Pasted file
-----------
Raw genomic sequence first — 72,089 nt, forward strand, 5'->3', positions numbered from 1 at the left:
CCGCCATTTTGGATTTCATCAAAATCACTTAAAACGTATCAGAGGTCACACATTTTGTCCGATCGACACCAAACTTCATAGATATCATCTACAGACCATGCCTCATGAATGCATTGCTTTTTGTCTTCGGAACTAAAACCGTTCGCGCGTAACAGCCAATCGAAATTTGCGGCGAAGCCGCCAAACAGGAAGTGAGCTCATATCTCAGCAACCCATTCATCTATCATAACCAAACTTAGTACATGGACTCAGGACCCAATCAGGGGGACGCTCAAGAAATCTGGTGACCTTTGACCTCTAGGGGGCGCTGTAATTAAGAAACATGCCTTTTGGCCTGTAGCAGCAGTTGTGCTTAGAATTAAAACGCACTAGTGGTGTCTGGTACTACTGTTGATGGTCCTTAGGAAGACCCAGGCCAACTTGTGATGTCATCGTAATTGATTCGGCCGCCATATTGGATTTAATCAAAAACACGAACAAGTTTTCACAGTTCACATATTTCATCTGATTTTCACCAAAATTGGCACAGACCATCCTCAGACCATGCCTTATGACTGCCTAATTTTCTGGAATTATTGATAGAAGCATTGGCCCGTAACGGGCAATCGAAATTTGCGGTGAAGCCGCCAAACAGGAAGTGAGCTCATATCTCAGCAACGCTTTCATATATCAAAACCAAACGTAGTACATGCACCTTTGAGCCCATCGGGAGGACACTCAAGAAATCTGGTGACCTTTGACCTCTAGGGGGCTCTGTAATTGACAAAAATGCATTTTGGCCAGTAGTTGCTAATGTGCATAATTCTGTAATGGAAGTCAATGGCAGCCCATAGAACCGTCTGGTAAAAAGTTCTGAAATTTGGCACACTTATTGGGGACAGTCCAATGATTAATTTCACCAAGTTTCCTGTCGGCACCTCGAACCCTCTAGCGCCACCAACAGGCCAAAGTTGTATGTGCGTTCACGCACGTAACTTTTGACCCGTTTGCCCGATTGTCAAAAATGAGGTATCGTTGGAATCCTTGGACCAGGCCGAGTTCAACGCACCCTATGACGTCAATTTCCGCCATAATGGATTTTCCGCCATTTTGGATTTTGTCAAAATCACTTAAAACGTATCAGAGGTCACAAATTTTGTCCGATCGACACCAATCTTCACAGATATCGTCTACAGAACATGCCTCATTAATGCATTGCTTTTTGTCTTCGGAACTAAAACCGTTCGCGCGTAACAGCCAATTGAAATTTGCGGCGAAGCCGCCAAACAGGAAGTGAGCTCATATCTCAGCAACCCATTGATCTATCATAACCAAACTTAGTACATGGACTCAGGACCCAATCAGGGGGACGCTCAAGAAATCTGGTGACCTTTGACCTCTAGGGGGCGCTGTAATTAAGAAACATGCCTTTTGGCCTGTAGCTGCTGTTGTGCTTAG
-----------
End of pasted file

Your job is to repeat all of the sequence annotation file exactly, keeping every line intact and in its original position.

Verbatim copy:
Raw genomic sequence first — 72,089 nt, forward strand, 5'->3', positions numbered from 1 at the left:
CCGCCATTTTGGATTTCATCAAAATCACTTAAAACGTATCAGAGGTCACACATTTTGTCCGATCGACACCAAACTTCATAGATATCATCTACAGACCATGCCTCATGAATGCATTGCTTTTTGTCTTCGGAACTAAAACCGTTCGCGCGTAACAGCCAATCGAAATTTGCGGCGAAGCCGCCAAACAGGAAGTGAGCTCATATCTCAGCAACCCATTCATCTATCATAACCAAACTTAGTACATGGACTCAGGACCCAATCAGGGGGACGCTCAAGAAATCTGGTGACCTTTGACCTCTAGGGGGCGCTGTAATTAAGAAACATGCCTTTTGGCCTGTAGCAGCAGTTGTGCTTAGAATTAAAACGCACTAGTGGTGTCTGGTACTACTGTTGATGGTCCTTAGGAAGACCCAGGCCAACTTGTGATGTCATCGTAATTGATTCGGCCGCCATATTGGATTTAATCAAAAACACGAACAAGTTTTCACAGTTCACATATTTCATCTGATTTTCACCAAAATTGGCACAGACCATCCTCAGACCATGCCTTATGACTGCCTAATTTTCTGGAATTATTGATAGAAGCATTGGCCCGTAACGGGCAATCGAAATTTGCGGTGAAGCCGCCAAACAGGAAGTGAGCTCATATCTCAGCAACGCTTTCATATATCAAAACCAAACGTAGTACATGCACCTTTGAGCCCATCGGGAGGACACTCAAGAAATCTGGTGACCTTTGACCTCTAGGGGGCTCTGTAATTGACAAAAATGCATTTTGGCCAGTAGTTGCTAATGTGCATAATTCTGTAATGGAAGTCAATGGCAGCCCATAGAACCGTCTGGTAAAAAGTTCTGAAATTTGGCACACTTATTGGGGACAGTCCAATGATTAATTTCACCAAGTTTCCTGTCGGCACCTCGAACCCTCTAGCGCCACCAACAGGCCAAAGTTGTATGTGCGTTCACGCACGTAACTTTTGACCCGTTTGCCCGATTGTCAAAAATGAGGTATCGTTGGAATCCTTGGACCAGGCCGAGTTCAACGCACCCTATGACGTCAATTTCCGCCATAATGGATTTTCCGCCATTTTGGATTTTGTCAAAATCACTTAAAACGTATCAGAGGTCACAAATTTTGTCCGATCGACACCAATCTTCACAGATATCGTCTACAGAACATGCCTCATTAATGCATTGCTTTTTGTCTTCGGAACTAAAACCGTTCGCGCGTAACAGCCAATTGAAATTTGCGGCGAAGCCGCCAAACAGGAAGTGAGCTCATATCTCAGCAACCCATTGATCTATCATAACCAAACTTAGTACATGGACTCAGGACCCAATCAGGGGGACGCTCAAGAAATCTGGTGACCTTTGACCTCTAGGGGGCGCTGTAATTAAGAAACATGCCTTTTGGCCTGTAGCTGCTGTTGTGCTTAG